Zambians go to the polls Thursday to elect a new president following the death in August of Levy Mwanawasa who had won two elections and served six years in office. VOA's Delia Robertson reports from our southern Africa bureau in Johannesburg.
There are four candidates seeking to become president of Zambia in Thursday's poll, but analysts say the race is really between two main contenders. They are incumbent Rupiah Banda of the Movement for Multiparty Democracy and the Patriotic Front's Michael Sata.
The candidates have now held their last rallies in what has been a vigorous two month campaign. There have been some clashes but in general the process has been peaceful. Researcher Dimpho Motsamai of the independent Institute for Global Dialogue in Johannesburg, says it is likely that polling will go smoothly.
"I think things are sort of under control, we got reports from the SADC observers there, and also we have COMESA there. And they are expecting things to go, in terms of people casting their votes, to go very peacefully," said Motsamai.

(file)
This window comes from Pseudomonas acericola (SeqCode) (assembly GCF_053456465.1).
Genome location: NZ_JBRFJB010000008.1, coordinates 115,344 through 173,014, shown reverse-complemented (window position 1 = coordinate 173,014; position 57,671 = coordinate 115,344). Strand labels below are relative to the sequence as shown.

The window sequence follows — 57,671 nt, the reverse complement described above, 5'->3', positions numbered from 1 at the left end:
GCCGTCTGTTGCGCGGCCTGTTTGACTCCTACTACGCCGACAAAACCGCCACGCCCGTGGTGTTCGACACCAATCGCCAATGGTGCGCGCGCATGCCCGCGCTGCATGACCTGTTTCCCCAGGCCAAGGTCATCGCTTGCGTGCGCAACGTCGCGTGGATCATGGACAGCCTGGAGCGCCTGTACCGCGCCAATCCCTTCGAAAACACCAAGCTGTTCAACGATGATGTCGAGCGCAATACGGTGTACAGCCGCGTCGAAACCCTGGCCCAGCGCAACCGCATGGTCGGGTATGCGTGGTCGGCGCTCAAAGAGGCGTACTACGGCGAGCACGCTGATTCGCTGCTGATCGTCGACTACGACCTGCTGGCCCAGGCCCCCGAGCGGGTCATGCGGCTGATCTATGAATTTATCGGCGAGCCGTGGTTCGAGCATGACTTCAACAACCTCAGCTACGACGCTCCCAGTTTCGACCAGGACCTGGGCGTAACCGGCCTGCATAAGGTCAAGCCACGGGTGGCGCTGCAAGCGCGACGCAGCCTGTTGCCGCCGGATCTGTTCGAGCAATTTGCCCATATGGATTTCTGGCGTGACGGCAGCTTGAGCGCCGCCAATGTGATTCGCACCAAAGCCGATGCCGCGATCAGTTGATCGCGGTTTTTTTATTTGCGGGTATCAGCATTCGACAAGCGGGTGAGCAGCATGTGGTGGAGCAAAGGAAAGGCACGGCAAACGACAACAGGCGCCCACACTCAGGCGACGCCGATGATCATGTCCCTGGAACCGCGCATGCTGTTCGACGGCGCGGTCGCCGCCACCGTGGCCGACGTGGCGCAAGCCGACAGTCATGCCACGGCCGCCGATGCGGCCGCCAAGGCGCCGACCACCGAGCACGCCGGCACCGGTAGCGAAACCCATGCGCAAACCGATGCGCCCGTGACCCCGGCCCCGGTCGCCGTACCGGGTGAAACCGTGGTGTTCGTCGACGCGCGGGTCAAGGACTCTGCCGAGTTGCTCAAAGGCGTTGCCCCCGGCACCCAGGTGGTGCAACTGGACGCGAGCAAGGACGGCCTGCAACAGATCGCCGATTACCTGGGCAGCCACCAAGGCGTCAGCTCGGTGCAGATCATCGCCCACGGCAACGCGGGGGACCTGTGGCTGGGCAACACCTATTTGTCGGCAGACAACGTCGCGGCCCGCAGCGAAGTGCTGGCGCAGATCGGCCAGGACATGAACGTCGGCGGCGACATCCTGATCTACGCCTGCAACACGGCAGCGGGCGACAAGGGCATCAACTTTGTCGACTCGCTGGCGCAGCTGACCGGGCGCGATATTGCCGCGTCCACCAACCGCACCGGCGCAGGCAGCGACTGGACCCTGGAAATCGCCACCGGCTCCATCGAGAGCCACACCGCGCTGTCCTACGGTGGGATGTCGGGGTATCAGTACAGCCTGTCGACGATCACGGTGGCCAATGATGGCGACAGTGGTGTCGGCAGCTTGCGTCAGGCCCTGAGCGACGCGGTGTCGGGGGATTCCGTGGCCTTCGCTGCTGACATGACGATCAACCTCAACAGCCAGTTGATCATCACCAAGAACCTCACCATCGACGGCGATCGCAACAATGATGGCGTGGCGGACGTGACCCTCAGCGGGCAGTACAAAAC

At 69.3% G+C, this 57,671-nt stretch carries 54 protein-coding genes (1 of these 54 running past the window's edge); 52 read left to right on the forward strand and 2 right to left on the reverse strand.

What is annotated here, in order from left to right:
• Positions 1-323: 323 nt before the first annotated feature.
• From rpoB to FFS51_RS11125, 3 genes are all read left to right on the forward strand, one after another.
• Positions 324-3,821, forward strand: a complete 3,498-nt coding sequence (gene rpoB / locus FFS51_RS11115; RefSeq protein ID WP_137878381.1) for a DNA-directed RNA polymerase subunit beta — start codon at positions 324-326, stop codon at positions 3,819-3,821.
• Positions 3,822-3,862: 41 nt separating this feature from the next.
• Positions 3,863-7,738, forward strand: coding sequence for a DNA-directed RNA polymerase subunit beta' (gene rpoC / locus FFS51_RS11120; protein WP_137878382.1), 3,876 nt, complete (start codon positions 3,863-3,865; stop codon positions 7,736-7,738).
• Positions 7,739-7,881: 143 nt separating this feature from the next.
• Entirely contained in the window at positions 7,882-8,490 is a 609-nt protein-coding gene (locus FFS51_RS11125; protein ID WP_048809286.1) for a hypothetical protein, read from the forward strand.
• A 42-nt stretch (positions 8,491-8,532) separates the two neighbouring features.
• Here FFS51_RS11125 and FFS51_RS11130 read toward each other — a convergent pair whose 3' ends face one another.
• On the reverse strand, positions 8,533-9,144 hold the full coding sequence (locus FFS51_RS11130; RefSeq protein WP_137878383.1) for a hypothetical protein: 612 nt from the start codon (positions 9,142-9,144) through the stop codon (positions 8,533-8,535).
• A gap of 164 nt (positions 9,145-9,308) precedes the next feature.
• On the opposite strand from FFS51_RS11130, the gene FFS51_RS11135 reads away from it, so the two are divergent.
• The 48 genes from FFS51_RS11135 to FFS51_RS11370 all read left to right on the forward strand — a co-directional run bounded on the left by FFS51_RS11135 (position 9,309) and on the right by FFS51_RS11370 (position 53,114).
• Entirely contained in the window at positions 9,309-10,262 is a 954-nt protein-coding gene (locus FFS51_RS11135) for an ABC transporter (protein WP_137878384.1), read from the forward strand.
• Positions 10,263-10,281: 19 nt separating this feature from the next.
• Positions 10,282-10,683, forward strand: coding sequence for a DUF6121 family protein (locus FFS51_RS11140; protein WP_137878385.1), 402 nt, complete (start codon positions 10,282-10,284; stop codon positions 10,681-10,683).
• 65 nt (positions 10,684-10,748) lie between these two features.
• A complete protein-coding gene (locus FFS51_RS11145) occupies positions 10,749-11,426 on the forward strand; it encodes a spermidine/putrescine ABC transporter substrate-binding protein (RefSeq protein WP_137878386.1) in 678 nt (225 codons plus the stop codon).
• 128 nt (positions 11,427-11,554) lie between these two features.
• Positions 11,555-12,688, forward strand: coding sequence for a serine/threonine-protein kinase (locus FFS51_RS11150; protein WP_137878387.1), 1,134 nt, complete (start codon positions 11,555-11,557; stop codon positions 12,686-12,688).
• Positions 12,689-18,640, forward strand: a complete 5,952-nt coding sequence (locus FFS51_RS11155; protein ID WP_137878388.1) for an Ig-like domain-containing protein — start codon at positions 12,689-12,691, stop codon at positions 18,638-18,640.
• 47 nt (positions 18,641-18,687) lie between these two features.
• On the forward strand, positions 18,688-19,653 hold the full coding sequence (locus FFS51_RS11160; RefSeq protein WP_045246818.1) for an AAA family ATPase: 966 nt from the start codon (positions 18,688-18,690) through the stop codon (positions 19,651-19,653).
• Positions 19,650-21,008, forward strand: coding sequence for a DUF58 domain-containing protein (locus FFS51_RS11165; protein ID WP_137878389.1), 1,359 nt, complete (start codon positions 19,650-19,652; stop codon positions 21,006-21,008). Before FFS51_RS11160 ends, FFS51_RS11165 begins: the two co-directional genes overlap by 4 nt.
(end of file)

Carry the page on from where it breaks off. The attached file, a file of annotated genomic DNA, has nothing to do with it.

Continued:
But there have been allegations from opposition parties that the ruling party is planning to rig the poll. Motsamai says these allegations have been fueled by the fact that the Electoral Commission ordered extra ballot papers.
"Out of 3.9 million registered voters, the electoral commission has printed 4.5 million ballot papers. So already we are talking about a situation where there is a lot of debate on the outcome, regardless of what the outcome is," said Motsamai.
The allegations prompted Sata and another candidate, Hakainde Hichilema of the United Party for National Development, to say they will not accept the outcome of the poll if they conclude there has been rigging. Motsamai says this is irresponsible.
"It is really irresponsible leadership on the part of the opposition parties, and I think it is already heightening prospects for violence, even as we speak," said Motsamai.
The results of a poll released late last week, showed Sata leading with potentially 46 percent, and President Banda trailing behind at 32 percent. But some analysts say the outcome is likely to be very close, and that it is not possible to predict a winner.